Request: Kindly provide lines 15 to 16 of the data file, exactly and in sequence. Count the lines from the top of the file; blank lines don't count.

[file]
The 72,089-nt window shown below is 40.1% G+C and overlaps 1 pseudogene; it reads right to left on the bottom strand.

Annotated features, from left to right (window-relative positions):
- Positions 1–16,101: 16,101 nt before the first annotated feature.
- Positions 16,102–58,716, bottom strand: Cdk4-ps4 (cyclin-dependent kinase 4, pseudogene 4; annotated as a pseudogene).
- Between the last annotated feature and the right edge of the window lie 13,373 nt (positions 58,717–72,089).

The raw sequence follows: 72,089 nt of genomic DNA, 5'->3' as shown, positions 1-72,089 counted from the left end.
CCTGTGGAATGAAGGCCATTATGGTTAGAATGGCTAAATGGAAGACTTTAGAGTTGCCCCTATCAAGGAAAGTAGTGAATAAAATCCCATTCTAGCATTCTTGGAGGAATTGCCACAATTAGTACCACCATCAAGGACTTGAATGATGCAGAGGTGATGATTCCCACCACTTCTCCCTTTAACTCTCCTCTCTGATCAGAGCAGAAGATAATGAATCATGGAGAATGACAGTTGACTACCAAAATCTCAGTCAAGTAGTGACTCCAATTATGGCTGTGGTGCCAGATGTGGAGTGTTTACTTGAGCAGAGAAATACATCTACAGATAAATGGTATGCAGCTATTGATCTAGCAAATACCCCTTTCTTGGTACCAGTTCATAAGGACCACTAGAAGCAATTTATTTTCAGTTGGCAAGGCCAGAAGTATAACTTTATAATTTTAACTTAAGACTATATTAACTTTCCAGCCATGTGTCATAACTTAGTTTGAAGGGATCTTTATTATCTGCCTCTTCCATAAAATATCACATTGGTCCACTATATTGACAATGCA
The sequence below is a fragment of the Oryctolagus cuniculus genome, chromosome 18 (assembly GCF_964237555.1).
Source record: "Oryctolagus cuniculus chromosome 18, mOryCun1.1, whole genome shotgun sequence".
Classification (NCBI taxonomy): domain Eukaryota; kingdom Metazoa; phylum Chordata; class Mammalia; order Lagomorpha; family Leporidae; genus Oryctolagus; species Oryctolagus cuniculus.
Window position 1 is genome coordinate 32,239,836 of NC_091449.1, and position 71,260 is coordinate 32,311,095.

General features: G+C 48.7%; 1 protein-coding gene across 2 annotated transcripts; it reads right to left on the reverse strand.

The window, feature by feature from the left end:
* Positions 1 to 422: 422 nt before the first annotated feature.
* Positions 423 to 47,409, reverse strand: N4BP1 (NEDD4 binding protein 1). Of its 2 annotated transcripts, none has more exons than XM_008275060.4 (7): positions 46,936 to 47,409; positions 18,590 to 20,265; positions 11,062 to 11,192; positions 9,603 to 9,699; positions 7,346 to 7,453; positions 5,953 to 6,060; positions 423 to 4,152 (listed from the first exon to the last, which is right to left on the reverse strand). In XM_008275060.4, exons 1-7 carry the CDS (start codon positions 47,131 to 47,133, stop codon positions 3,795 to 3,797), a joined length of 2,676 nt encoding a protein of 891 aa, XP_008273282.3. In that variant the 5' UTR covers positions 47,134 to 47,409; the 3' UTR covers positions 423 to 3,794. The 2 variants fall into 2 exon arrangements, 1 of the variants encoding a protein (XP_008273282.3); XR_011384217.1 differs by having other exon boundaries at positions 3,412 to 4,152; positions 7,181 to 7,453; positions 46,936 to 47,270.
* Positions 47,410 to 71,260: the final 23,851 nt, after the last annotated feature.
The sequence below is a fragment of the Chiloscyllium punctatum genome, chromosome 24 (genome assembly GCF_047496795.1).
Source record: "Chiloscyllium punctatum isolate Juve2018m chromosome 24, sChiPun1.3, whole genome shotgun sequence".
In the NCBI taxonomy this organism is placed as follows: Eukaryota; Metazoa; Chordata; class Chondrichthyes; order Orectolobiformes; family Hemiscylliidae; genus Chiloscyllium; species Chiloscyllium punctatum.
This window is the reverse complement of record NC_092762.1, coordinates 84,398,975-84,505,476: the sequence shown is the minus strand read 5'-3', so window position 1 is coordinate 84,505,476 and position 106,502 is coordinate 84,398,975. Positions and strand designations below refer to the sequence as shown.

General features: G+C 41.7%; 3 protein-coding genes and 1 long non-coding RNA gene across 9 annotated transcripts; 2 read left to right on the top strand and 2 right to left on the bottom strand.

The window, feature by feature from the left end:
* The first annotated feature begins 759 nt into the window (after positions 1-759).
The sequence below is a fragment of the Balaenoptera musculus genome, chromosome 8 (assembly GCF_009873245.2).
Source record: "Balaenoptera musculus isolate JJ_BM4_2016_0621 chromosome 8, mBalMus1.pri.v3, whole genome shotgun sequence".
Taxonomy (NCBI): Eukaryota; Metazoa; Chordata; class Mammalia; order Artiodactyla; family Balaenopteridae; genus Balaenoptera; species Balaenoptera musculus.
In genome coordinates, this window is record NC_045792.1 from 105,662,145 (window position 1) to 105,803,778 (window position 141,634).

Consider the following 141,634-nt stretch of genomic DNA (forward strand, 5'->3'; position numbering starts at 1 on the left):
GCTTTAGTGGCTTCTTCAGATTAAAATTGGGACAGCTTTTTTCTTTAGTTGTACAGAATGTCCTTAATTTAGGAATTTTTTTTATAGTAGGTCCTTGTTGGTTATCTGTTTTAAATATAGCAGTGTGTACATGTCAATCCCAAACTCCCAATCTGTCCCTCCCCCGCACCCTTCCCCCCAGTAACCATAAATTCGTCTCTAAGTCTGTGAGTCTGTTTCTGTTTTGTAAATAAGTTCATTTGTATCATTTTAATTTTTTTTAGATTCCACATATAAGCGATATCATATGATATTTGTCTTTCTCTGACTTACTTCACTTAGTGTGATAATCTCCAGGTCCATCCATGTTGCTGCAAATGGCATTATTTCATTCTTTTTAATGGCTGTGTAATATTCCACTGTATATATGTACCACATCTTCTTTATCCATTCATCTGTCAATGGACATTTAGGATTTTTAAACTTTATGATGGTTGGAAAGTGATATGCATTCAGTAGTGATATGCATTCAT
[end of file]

* Positions 423 to 47,409, reverse strand: N4BP1 (NEDD4 binding protein 1). Of its 2 annotated transcripts, none has more exons than XM_008275060.4 (7): positions 46,936 to 47,409; positions 18,590 to 20,265; positions 11,062 to 11,192; positions 9,603 to 9,699; positions 7,346 to 7,453; positions 5,953 to 6,060; positions 423 to 4,152 (listed from the first exon to the last, which is right to left on the reverse strand). In XM_008275060.4, exons 1-7 carry the CDS (start codon positions 47,131 to 47,133, stop codon positions 3,795 to 3,797), a joined length of 2,676 nt encoding a protein of 891 aa, XP_008273282.3. In that variant the 5' UTR covers positions 47,134 to 47,409; the 3' UTR covers positions 423 to 3,794. The 2 variants fall into 2 exon arrangements, 1 of the variants encoding a protein (XP_008273282.3); XR_011384217.1 differs by having other exon boundaries at positions 3,412 to 4,152; positions 7,181 to 7,453; positions 46,936 to 47,270.
* Positions 47,410 to 71,260: the final 23,851 nt, after the last annotated feature.